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Lorraine Goodison

"Ouch! You twit, I'll...I'll..."

The rest of the agonised cry was lost in soul-scorching cursing as Lt. Bob Mearns finally lost the fragile hold on his temper. A few yards away Uhura grinned and edged past a pile of bags reaching almost to the mail-room's ceiling.

"Something wrong, Bob?" she asked sweetly. The communications man blushed slightly, trying not to swear at the pain in his bruised shinbone.

"Um, I didn't realise you were there. Sorry..."

"It's all right," laughed Uhura. "I've heard worse. The Captain comes out with some real beauts when he thinks no-one can hear. What happened, or dare I ask?"

An anguished expression crossed Mearns' face. "That idiot Robinson dropped this blasted crate on my leg. Add to that the sack he christened me with earlier and the anti-grav unit he wrecked before that, and you will know why I'm swearing."

Uhura nodded sympathetically. "Yes, he is a little ham-handed. Whatever happened to the others who were detailed to help?"

There was a derisive snort. "They all slipped off, didn't they... Put down their names for leave and got away before the Chief spotted it. Right now they're probably enjoying the delights of the base's stripclubs."

"Aww, shame..." cooed Uhura. "Poor little Robert is left all alone to help me sort the mail."

"I might as well be for all the help Robinson is."

Uhura was about to return to her bag counting when the size of the aforementioned crate registered fully. She spun back, amazement in her eyes.

"What in all the universe is in there?"

Mearns lifted his eyes to the ceiling. "I hate to think. It's addressed to Sulu, so it could be anything from a ten-ton boulder to an Aldeberan winkle-cat. Either way, he can come collect it himself. No way am I transporting that up to deck four."

His companion smiled and dutifully returned to her work.

Every time the ship called at a Starbase, mail was dropped off to be forwarded and waiting bags were collected, resulting in a transport shuttle service neither communications nor security looked forward to. It was one huge headache for both departments, and the longer the Enterprise had been away, the larger the piles of mail. It was amazing, Uhura mused, just how many people still used the age-old method of pen and paper to keep in touch. True, Starfleet communication channels could not afford to be inundated with short endearments, but there were still voice tapes. It was also amazing how many people continued to address things wrongly and send parcels with inadequate wrappings. There would doubtless be the usual number of 'dead correspondence' in this load, and Uhura was not looking forward to hand-sorting the mail the computer could not make head nor tail of. She cursed the luck that had landed her this duty. Oh for a nice bridge crisis...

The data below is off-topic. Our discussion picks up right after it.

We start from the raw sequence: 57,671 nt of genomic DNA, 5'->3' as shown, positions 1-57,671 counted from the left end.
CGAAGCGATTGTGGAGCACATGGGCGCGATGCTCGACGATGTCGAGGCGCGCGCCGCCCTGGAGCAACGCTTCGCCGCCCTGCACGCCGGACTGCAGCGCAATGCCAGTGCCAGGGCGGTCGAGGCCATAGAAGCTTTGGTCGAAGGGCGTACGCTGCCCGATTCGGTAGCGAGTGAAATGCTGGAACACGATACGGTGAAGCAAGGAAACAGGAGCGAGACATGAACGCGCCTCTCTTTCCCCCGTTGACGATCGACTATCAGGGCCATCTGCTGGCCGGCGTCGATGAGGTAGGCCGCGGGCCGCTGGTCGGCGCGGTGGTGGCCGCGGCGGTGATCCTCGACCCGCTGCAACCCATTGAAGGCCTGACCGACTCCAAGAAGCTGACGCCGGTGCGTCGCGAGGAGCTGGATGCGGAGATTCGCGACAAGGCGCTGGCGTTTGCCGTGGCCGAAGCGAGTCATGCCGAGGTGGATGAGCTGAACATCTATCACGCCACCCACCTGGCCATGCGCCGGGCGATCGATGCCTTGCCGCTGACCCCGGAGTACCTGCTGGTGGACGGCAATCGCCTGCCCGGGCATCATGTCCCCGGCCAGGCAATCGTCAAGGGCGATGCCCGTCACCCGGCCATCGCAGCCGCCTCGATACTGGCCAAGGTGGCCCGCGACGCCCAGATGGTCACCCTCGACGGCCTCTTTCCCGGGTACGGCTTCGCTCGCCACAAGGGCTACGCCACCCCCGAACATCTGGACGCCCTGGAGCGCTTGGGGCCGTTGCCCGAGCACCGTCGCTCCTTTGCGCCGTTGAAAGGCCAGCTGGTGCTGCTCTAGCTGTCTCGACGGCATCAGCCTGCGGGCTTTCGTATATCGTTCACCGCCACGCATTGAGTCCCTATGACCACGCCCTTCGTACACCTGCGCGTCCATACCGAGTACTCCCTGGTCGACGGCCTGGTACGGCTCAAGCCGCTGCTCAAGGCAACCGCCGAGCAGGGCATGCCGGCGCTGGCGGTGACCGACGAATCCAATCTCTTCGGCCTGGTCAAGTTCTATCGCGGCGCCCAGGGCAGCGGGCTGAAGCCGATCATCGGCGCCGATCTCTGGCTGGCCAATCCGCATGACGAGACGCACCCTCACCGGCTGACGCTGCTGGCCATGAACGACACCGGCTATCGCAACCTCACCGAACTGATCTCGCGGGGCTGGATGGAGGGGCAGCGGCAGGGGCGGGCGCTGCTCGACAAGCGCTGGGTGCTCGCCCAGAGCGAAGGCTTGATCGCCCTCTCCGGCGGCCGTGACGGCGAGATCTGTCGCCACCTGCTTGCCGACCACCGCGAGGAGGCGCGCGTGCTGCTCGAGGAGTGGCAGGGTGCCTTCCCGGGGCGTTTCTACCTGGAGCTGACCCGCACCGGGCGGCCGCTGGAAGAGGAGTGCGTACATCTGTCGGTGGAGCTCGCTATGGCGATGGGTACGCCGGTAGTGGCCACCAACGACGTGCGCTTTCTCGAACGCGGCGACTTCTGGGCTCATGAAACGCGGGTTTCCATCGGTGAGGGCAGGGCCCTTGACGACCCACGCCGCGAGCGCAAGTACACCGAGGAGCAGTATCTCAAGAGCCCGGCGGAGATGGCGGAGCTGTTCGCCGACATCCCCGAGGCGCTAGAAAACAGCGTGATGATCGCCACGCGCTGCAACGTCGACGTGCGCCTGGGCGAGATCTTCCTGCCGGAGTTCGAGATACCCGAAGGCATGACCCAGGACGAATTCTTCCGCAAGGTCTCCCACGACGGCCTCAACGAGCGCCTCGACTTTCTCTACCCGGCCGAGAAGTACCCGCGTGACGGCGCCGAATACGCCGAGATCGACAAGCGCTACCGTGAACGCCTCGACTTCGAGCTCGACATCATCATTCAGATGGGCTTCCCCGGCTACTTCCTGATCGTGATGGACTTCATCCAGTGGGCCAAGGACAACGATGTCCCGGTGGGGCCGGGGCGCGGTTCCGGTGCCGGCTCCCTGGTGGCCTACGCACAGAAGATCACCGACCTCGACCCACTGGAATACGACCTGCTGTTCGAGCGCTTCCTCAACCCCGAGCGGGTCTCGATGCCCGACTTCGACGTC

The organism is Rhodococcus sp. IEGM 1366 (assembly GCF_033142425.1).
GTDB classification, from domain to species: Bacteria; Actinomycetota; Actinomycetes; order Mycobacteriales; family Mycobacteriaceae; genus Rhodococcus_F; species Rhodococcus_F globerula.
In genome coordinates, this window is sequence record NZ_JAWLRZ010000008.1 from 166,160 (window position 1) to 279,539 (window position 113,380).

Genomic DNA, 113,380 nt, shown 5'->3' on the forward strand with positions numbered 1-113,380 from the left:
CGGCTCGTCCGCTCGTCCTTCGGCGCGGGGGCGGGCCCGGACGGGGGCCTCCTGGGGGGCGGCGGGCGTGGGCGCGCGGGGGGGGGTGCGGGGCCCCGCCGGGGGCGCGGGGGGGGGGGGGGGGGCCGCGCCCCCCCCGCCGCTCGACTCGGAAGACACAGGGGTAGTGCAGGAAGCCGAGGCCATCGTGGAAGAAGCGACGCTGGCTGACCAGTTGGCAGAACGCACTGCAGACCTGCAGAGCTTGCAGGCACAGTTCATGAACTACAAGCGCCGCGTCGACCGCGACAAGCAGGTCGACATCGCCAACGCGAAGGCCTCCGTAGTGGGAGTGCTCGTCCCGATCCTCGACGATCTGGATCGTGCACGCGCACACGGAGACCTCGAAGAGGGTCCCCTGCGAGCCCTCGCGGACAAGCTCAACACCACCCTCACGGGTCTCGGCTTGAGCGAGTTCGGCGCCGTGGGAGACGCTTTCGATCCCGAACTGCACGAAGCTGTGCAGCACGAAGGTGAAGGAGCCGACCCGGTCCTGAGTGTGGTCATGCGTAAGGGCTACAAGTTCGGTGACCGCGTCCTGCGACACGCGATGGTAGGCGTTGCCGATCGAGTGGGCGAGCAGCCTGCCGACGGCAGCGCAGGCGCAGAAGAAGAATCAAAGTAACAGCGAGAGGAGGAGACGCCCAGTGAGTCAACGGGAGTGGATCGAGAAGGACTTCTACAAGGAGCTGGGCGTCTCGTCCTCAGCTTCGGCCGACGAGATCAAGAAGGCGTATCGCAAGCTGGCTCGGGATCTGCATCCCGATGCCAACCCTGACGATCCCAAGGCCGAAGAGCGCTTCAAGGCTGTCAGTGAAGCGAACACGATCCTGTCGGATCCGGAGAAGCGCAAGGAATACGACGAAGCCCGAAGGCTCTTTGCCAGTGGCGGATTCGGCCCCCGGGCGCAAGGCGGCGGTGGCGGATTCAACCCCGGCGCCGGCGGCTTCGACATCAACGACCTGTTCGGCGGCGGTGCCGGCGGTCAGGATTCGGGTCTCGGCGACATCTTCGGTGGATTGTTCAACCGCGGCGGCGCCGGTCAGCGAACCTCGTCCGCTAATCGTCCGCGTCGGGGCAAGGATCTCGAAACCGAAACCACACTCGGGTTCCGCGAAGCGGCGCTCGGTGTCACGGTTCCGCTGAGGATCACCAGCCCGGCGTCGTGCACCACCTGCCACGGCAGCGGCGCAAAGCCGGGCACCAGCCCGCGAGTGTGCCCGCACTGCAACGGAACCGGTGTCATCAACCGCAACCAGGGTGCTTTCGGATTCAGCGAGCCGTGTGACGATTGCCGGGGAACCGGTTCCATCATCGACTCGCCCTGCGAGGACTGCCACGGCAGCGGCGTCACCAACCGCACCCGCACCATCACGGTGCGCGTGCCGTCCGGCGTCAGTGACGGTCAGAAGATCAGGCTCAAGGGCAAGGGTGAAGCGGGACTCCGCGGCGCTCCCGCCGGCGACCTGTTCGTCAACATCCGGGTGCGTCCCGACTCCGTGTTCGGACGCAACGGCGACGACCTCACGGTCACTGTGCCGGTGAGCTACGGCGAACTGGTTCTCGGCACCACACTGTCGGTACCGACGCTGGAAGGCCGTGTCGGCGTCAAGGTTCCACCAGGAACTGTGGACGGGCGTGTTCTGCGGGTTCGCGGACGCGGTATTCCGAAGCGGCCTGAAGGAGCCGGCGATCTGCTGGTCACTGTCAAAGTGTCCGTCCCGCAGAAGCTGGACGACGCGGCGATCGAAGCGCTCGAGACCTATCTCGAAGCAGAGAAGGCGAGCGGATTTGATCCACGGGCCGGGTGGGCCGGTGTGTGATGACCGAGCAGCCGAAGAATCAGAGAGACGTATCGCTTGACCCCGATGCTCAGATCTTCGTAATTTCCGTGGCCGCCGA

On the edge of her vision a burly red-shirted figure was apparent, and she knew who it was before she looked up. Scotty had been back and forth between engineering and the mailroom ever since the first bags arrived, an anxious look on his face. Uhura decided that look was becoming decidedly strained.

"I ken I've asked before," Scotty began defensively, "but is there anythin' for me? A parcel, maybe?"

Before Uhura could answer, a shout came from Mearns' direction. "Parcel coming over!"

Even as the communications officer realised what that meant, a large package sailed over the growing mound of bags, neatly missing her outstretched hands to crash noisily on the floor.

"0h shi- " began Mearns before he spotted Mr. Scott. " ...Shucks..." he finished lamely. "Hope there was nothing breakable in there, sir."

Scotty looked as if he had swallowed one of McCoy's most potent medicines.

He gulped convulsively, unable to believe his eyes. Slowly he sank to his knees, picking up a dripping, soggy parcel now full of broken glass. He gazed speechlessly at it as the unmistakable aroma of Saurian brandy replaced that of dry mailbags... Uhura and Mearns exchanged worried glances, the young man trying to decide what to say.

Scotty looked at him, looked at the parcel, gave a little moan and wandered from the room in an unbelieving daze. A stunned silence lasted until the corners of Uhura's mouth began to curl upwards, accompanied by an inevitable giggle. They looked at each other again and promptly doubled up with laughter

"I don't think I've ever seen him so shocked, even when the engines nearly blew up," spluttered Mearns.

Uhura giggled helplessly, dropping the clipboard in order to hold her middle against the laughter. It was some time before she found breath enough to speak.

"0h dear - I hate to see a grown engineer cry!"

"He can't complain - it wasn't marked fragile."

Uhura tried to look stern and reproving. "Even so, you really shouldn't throw parcels. Especially when I'm not ready for them. Let's just hope there are some technical journals in this lot to console Scotty."